Walking, hopping, climbing, etc. No information.
Flight. No information.
Swimming and diving. Not known to swim.
Preening, head-scratching, stretching, bathing, anting, etc. Usually forages on ground. Preening movements not specifically described but likely similar to those used by most other passerines. No reports of anting.
Sleeping, roosting, sunbathing. No information.
Daily time budget. No known quantitative studies.
Physical interactions. No information.
Communicative interactions. No information. Other Molothrus cowbirds (Brown-headed (M. ater), Bronzed (M. aeneus), Shiny (M. bonariensis) and Giant (M. oryzivorus) cowbirds) have a Head-Down, or Preening Invitation, display as does the Bay-winged Cowbird (Agelaioides badius); the Preening Invitation display of the Bay-winged Cowbird probably has a similar function but different posture than that seen in Molothrus cowbirds (Selander 1964).
Territoriality. Does not seem territorial; maintains overlapping home ranges (Fraga 1986).
Individual distance. No information.
Mating system and sex ratio. Sex ratio unity based on trapping data (27 females : 33 males; Mason 1987).
Pair bond. Apparently monogamous and remaining paired through breeding season (Friedmann 1929, Mason 1987); 3 pairs together for 4 months, 1 pair left study area after 3 month, 2 pairs broke up due to death of mate, 1 female remated (Mason 1987). Banded pair always seen together between 11 November 1977 and 13 March 1978 (Fraga 1998). Males remain close to females (Mason 1987) and guard their mates (Fraga 1986).
Courtship displays. Song Spread (Fraga 1986) display likely analogous to the "Bow," "Topple-Over," or "Song Spread" of Brown-headed Cowbird (Molothrus ater; see Lowther 1993) and other icterids, identified by Friedmann (1929) as the "commoner display". Displays from mid-September to mid-November; apparently courtship ends about 1 month before breeding (Friedmann 1929). Male fluffs feathers of head and body, brings tail forward and under body, arches wings to a nearly horizontal position and quivers; after quivering about 1 s (with no forward bowing) emits a "very rusty but quite explosive squeak dzeee, quickly followed by pe tzee (2 syllables, first very short, second long and drawn out). The quivering and mode of delivery gives "impression that the dzeee note was stuck in his throat and was finally spit out". "Other display" (Friedmann 1929) is likely a variation on the first, differing in intensity and in being oriented towards female: similar to "commoner" except that while giving dzeee, bird hops up and down on its perch, sometimes moving closer to female with each jump. This display given perched in tree, not seen on ground (Jaramillo and Burke 1999).
Solicitation (pre-copulatory) display of female not described but similar to that of other icterids; for 8 copulations observed, male song spread preceded female solicitation; copulations occurred in morning (between 07:23 - 10:47) within 25 m of Bay-winged Cowbird nest (not always active, Fraga 1998).
Extra-pair copulations. No information. Male-male fights were seen twice by Fraga (1986) when second male approached female closer than mated male; one fight occurred after female made pre-copulatory display; copulation occurred after intruding male left (Fraga 1986).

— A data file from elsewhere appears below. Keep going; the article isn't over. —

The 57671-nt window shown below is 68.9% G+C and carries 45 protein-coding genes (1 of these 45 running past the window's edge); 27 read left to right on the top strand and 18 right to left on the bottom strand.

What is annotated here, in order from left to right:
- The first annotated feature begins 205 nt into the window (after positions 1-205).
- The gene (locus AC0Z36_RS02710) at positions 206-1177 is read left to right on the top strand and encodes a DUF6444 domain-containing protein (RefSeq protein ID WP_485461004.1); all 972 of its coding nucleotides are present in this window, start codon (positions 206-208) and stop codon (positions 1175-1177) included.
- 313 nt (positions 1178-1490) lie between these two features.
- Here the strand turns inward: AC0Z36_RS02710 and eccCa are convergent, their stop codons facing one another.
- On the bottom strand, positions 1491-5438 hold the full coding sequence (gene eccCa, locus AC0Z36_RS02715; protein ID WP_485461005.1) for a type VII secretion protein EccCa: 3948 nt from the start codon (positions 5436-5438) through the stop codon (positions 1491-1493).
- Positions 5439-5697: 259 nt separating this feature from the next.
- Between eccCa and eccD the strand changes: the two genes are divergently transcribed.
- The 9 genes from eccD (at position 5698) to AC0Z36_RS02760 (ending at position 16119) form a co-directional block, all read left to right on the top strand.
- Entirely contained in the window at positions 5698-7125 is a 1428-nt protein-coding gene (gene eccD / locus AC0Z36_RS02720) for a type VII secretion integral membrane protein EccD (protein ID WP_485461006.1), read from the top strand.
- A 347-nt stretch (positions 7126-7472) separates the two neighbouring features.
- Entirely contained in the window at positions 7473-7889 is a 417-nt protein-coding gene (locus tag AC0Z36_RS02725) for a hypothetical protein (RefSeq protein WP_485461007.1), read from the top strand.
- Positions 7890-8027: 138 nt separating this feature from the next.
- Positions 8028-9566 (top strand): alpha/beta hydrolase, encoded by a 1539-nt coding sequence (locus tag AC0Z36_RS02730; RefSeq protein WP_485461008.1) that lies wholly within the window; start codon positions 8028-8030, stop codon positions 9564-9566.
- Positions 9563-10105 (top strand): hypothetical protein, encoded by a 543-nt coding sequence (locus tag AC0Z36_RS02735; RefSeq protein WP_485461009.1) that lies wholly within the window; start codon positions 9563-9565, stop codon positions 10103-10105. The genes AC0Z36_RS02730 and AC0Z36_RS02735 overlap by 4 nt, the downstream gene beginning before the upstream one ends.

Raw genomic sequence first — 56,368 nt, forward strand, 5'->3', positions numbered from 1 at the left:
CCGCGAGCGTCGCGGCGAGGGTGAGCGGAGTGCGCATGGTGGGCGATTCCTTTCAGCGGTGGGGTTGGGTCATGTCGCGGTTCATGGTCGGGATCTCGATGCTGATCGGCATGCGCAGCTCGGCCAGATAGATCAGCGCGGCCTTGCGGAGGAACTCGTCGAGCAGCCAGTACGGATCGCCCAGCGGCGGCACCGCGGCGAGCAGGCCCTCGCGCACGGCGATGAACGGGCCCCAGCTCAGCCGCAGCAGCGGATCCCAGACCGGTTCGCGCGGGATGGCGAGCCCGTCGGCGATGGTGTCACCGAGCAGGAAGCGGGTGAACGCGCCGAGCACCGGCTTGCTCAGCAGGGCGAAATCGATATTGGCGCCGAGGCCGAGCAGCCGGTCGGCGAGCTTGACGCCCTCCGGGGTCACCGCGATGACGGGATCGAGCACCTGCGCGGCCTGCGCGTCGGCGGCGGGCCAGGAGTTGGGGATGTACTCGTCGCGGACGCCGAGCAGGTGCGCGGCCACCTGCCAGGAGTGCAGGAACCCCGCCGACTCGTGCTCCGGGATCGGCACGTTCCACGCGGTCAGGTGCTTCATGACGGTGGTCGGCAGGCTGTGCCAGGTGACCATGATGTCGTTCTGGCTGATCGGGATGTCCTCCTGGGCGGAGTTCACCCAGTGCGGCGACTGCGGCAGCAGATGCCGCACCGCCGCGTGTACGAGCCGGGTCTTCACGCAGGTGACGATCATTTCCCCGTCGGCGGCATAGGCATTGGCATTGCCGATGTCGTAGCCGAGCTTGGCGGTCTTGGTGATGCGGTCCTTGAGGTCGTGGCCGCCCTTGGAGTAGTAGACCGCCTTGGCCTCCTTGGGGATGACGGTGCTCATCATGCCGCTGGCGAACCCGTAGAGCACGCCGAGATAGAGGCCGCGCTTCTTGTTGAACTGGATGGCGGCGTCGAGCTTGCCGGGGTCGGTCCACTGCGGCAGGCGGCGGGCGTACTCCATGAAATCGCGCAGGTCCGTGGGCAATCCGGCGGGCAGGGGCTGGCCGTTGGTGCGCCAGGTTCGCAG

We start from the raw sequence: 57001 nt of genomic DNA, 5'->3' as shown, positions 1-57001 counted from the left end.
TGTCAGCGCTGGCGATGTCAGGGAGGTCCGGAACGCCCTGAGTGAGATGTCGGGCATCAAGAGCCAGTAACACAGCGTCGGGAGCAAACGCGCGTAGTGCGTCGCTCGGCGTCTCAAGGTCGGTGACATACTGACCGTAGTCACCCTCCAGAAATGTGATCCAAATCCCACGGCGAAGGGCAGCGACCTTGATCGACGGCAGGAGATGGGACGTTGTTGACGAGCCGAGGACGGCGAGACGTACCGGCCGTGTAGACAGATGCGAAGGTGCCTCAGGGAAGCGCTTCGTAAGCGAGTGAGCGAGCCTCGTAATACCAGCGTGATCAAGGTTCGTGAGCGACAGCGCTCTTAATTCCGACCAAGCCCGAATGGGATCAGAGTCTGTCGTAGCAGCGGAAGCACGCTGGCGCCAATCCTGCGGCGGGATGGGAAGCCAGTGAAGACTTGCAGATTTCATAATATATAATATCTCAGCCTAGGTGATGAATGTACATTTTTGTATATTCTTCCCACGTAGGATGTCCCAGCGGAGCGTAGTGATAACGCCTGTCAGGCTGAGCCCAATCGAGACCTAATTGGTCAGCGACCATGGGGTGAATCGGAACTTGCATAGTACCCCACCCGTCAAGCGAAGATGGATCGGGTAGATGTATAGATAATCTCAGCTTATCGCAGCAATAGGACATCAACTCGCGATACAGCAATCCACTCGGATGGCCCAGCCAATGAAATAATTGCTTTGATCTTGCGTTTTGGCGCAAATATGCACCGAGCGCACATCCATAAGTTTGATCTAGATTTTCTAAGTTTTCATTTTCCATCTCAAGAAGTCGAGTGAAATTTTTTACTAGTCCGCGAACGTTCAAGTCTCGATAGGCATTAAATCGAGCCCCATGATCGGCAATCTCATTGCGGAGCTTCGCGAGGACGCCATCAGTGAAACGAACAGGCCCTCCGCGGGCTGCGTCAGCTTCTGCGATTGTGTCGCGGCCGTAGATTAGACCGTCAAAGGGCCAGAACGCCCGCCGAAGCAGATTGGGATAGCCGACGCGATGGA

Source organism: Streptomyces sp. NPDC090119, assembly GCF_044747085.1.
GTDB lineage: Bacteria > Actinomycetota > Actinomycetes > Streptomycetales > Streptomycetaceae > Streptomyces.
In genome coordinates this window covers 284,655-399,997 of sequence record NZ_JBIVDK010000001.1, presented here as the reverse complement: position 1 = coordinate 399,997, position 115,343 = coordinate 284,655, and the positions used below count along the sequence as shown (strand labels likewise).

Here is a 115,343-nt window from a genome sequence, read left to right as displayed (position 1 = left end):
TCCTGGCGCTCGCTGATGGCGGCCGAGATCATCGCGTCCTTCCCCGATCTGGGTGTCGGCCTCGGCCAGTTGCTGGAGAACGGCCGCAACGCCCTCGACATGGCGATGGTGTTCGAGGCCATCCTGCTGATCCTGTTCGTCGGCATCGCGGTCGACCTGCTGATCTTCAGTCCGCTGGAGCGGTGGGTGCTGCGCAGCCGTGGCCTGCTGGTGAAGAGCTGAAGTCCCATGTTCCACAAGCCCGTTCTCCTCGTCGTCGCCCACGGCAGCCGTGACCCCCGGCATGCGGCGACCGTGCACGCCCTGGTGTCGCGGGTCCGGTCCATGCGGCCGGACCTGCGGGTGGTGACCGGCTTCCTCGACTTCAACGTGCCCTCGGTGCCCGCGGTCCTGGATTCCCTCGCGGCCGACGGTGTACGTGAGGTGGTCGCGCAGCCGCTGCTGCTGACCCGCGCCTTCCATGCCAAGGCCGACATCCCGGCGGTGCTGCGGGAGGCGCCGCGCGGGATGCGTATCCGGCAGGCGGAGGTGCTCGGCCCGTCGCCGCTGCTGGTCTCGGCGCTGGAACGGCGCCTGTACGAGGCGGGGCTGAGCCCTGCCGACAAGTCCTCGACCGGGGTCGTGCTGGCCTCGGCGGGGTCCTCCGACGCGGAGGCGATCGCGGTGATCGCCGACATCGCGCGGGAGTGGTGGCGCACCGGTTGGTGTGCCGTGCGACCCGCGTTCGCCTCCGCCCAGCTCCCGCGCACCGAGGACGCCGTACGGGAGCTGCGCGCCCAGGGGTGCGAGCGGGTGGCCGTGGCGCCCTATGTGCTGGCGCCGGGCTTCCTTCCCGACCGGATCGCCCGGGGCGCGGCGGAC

Social and interspecific behavior
Degree of sociality. Almost always seen in pairs or small flocks (Hoy and Ottow 1964), pairs inseparable during breeding season, even when in flocks (Jaramillo and Burke 1999). Nest visiting is sometimes a gregarious activity, 5 pairs have been observed visiting a nest at the same time (Mason 1987); host nests may receive several parasitic eggs in a single day (Mason 1987).
Play. No information.
Nonpredatory interspecific Interactions. Male was once seen to Bill-tilt to male Shiny Cowbird (Molothrus bonariensis) while feeding (Friedmann 1929). Will be chased by Bay-winged Cowbird (Agelaioides badius) males and helpers from their nest sites (Fraga 1979, 1991, 1992). Bay-winged Cowbirds are cooperative breeders (Fraga 1972, 1991), with up to 18 adults attending fledglings and young Screaming Cowbirds, if part of a Bay-winged Cowbird brood, receive similar attention; morphological similarity of Screaming Cowbirds to Bay-winged cowbirds presumably provide an advantage in remaining with social Bay-winged Cowbirds (Fraga 1979).
Non-breeding Screaming Cowbirds usually in mixed flocks of other icterids (including 4 other species; only Bay-winged Cowbird identified; Fraga 1998). Shared roost sites with Bay-winged Cowbirds; counts of 30 mixed flocks give total 396 Bay-winged : 85 Screaming (3.7 : 1 ratio which also reflects relative abundance, Fraga 1998).
Visits to nest sites may be part of pair formation in this species; domed nests and cavities that could be used by Bay-winged Cowbirds visited, even if active and in use by other species (e.g., Rufous Hornero [Furnarius rufus] and Great Kiskadee [Pitangus sulphuratus]) which usually attack the visiting Screaming Cowbird (Fraga 1998).
Kinds of predators. Predators of adults likely to be similar as those of other small, woodland birds.
Response to predators. During 12 d of observation, Aplomado Falcons (Falco femoralis) made 34 attacks on mixed flocks of Bay-winged (Agelaioides badius) and Screaming cowbirds. Bay-winged Cowbirds gave hawk-alarm calls that immobilized the whole flock, while Screaming Cowbirds remained silent; both species also were observed to respond similarly to "other predators" (Fraga 1986, 1998).